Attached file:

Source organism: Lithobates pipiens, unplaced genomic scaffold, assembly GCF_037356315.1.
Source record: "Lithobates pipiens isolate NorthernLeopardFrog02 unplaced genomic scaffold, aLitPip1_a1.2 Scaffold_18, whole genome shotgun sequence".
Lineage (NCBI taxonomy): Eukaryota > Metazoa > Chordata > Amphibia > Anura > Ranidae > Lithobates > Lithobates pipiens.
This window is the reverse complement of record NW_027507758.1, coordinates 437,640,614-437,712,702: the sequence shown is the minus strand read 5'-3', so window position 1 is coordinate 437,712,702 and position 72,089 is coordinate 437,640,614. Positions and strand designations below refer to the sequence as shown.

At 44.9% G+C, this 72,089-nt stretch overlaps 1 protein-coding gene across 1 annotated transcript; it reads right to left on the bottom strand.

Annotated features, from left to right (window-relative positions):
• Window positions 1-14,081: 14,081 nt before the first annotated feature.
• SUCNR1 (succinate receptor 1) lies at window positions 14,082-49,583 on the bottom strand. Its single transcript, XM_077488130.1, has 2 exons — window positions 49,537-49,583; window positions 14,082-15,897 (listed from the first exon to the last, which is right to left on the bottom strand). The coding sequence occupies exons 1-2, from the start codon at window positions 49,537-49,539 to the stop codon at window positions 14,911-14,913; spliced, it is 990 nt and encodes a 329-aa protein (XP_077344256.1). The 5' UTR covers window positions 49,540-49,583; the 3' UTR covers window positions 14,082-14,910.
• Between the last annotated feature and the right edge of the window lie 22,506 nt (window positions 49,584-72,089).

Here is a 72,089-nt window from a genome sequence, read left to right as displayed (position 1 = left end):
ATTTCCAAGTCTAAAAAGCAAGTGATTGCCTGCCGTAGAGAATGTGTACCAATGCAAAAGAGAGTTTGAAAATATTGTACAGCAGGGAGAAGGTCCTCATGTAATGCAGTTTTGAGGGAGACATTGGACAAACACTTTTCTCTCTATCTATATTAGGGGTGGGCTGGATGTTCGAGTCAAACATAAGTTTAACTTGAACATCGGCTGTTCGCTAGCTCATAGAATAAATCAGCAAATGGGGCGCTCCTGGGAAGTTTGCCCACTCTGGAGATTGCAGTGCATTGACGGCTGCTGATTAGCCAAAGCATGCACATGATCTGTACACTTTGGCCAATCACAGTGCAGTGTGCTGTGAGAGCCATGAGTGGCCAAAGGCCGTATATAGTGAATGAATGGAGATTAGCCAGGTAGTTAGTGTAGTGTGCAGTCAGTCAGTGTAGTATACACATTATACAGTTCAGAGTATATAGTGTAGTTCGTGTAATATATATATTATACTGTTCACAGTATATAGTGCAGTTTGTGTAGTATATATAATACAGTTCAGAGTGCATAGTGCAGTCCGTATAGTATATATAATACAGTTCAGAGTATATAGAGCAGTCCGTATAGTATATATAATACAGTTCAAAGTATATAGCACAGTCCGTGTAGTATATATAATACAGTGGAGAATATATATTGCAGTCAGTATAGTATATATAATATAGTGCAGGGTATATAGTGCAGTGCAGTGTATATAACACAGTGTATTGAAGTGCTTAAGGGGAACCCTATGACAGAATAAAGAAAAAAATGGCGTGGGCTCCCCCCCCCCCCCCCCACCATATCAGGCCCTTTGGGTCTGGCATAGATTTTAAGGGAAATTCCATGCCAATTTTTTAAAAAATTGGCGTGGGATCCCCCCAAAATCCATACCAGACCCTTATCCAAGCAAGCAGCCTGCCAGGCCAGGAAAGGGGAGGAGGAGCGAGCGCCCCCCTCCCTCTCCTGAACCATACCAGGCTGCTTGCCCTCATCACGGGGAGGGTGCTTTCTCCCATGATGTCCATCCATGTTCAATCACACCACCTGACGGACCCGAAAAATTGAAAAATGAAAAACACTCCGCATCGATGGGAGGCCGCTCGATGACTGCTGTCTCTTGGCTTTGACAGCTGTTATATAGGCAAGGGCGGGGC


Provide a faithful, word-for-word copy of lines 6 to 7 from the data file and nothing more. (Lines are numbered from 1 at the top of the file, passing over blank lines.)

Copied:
Annotated features, from left to right (window-relative positions):
• Window positions 1-14,081: 14,081 nt before the first annotated feature.